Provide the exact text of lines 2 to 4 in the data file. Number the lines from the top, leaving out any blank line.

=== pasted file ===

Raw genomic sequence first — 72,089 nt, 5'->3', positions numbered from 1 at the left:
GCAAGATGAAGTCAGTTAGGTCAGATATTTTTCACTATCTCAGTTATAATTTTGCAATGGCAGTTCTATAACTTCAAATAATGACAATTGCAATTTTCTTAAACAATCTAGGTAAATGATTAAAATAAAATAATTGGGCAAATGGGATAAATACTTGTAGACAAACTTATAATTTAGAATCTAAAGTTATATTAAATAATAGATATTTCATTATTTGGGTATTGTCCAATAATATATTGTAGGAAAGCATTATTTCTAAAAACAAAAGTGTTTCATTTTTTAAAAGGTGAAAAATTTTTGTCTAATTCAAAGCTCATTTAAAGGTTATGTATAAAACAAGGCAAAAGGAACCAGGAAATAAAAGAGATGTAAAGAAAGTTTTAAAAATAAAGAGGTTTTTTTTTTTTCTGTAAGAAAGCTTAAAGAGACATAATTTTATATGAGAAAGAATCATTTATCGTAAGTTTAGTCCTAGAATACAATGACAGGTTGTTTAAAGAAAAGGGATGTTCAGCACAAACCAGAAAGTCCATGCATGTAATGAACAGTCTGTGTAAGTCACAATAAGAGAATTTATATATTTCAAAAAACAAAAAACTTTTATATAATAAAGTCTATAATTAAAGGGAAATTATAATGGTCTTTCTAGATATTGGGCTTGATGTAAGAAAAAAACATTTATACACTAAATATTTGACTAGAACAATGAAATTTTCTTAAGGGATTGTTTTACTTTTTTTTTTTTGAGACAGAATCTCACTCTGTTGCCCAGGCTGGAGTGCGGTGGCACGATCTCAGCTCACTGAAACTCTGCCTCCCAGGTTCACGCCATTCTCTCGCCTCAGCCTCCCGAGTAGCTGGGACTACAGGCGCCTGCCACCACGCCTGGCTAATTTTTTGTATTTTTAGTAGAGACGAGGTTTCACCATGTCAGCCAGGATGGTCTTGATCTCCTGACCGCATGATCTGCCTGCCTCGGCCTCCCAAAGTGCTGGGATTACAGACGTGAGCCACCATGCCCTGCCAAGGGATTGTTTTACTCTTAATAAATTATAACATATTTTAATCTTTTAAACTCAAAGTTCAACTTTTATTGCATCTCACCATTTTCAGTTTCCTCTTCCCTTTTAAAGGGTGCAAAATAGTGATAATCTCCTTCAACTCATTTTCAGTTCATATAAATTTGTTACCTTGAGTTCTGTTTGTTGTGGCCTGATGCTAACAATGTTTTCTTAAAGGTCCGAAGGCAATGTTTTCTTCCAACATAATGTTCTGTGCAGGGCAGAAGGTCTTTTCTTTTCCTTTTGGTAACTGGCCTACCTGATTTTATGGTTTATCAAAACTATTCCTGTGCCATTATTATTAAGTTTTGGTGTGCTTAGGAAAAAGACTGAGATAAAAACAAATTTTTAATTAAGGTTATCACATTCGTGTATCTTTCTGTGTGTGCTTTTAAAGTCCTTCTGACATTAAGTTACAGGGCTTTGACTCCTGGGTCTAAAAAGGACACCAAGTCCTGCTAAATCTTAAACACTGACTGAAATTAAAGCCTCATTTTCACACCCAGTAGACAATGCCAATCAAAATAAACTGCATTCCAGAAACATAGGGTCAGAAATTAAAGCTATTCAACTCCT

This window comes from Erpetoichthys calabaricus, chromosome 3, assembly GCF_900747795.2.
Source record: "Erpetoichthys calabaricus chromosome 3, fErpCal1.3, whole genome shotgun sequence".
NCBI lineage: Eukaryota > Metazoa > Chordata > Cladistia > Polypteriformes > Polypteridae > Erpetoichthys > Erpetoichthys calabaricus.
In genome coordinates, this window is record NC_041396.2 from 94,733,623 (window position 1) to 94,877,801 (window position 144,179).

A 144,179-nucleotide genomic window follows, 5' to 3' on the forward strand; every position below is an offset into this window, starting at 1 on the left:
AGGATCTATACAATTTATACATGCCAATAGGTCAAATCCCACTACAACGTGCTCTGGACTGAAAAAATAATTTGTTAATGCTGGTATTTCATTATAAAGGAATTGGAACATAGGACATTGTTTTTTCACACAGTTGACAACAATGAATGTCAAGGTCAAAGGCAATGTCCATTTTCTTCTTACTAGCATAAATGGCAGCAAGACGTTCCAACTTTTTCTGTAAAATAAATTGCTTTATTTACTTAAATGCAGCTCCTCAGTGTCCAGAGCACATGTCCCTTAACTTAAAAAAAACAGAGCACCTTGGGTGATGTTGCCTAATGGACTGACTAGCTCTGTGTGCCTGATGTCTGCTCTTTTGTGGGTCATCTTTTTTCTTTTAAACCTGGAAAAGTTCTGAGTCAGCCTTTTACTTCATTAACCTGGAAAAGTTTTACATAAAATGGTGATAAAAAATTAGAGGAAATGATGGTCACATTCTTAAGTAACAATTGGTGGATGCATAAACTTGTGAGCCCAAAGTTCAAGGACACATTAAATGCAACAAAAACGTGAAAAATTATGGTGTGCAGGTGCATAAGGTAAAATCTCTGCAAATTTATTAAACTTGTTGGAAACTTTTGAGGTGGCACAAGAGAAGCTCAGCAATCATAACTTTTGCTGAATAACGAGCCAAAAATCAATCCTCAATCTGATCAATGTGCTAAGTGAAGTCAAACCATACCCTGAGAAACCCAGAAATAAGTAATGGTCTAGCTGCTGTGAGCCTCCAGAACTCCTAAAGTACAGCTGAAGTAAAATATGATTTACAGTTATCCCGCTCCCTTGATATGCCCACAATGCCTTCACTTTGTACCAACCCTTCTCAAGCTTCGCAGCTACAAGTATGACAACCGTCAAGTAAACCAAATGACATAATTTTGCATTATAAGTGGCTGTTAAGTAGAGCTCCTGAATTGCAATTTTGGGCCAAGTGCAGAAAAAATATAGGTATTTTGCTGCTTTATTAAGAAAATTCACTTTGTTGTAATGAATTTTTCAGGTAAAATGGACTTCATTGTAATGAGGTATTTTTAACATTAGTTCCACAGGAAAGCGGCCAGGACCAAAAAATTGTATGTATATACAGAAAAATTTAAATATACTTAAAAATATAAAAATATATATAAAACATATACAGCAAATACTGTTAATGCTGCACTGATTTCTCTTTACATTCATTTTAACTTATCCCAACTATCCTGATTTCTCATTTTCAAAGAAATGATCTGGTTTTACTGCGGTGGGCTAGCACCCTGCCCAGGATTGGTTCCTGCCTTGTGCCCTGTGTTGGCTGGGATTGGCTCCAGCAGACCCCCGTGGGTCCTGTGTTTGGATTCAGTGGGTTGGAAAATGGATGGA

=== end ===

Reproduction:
GCAAGATGAAGTCAGTTAGGTCAGATATTTTTCACTATCTCAGTTATAATTTTGCAATGGCAGTTCTATAACTTCAAATAATGACAATTGCAATTTTCTTAAACAATCTAGGTAAATGATTAAAATAAAATAATTGGGCAAATGGGATAAATACTTGTAGACAAACTTATAATTTAGAATCTAAAGTTATATTAAATAATAGATATTTCATTATTTGGGTATTGTCCAATAATATATTGTAGGAAAGCATTATTTCTAAAAACAAAAGTGTTTCATTTTTTAAAAGGTGAAAAATTTTTGTCTAATTCAAAGCTCATTTAAAGGTTATGTATAAAACAAGGCAAAAGGAACCAGGAAATAAAAGAGATGTAAAGAAAGTTTTAAAAATAAAGAGGTTTTTTTTTTTTCTGTAAGAAAGCTTAAAGAGACATAATTTTATATGAGAAAGAATCATTTATCGTAAGTTTAGTCCTAGAATACAATGACAGGTTGTTTAAAGAAAAGGGATGTTCAGCACAAACCAGAAAGTCCATGCATGTAATGAACAGTCTGTGTAAGTCACAATAAGAGAATTTATATATTTCAAAAAACAAAAAACTTTTATATAATAAAGTCTATAATTAAAGGGAAATTATAATGGTCTTTCTAGATATTGGGCTTGATGTAAGAAAAAAACATTTATACACTAAATATTTGACTAGAACAATGAAATTTTCTTAAGGGATTGTTTTACTTTTTTTTTTTTGAGACAGAATCTCACTCTGTTGCCCAGGCTGGAGTGCGGTGGCACGATCTCAGCTCACTGAAACTCTGCCTCCCAGGTTCACGCCATTCTCTCGCCTCAGCCTCCCGAGTAGCTGGGACTACAGGCGCCTGCCACCACGCCTGGCTAATTTTTTGTATTTTTAGTAGAGACGAGGTTTCACCATGTCAGCCAGGATGGTCTTGATCTCCTGACCGCATGATCTGCCTGCCTCGGCCTCCCAAAGTGCTGGGATTACAGACGTGAGCCACCATGCCCTGCCAAGGGATTGTTTTACTCTTAATAAATTATAACATATTTTAATCTTTTAAACTCAAAGTTCAACTTTTATTGCATCTCACCATTTTCAGTTTCCTCTTCCCTTTTAAAGGGTGCAAAATAGTGATAATCTCCTTCAACTCATTTTCAGTTCATATAAATTTGTTACCTTGAGTTCTGTTTGTTGTGGCCTGATGCTAACAATGTTTTCTTAAAGGTCCGAAGGCAATGTTTTCTTCCAACATAATGTTCTGTGCAGGGCAGAAGGTCTTTTCTTTTCCTTTTGGTAACTGGCCTACCTGATTTTATGGTTTATCAAAACTATTCCTGTGCCATTATTATTAAGTTTTGGTGTGCTTAGGAAAAAGACTGAGATAAAAACAAATTTTTAATTAAGGTTATCACATTCGTGTATCTTTCTGTGTGTGCTTTTAAAGTCCTTCTGACATTAAGTTACAGGGCTTTGACTCCTGGGTCTAAAAAGGACACCAAGTCCTGCTAAATCTTAAACACTGACTGAAATTAAAGCCTCATTTTCACACCCAGTAGACAATGCCAATCAAAATAAACTGCATTCCAGAAACATAGGGTCAGAAATTAAAGCTATTCAACTCCT

This window comes from Erpetoichthys calabaricus, chromosome 3, assembly GCF_900747795.2.
Source record: "Erpetoichthys calabaricus chromosome 3, fErpCal1.3, whole genome shotgun sequence".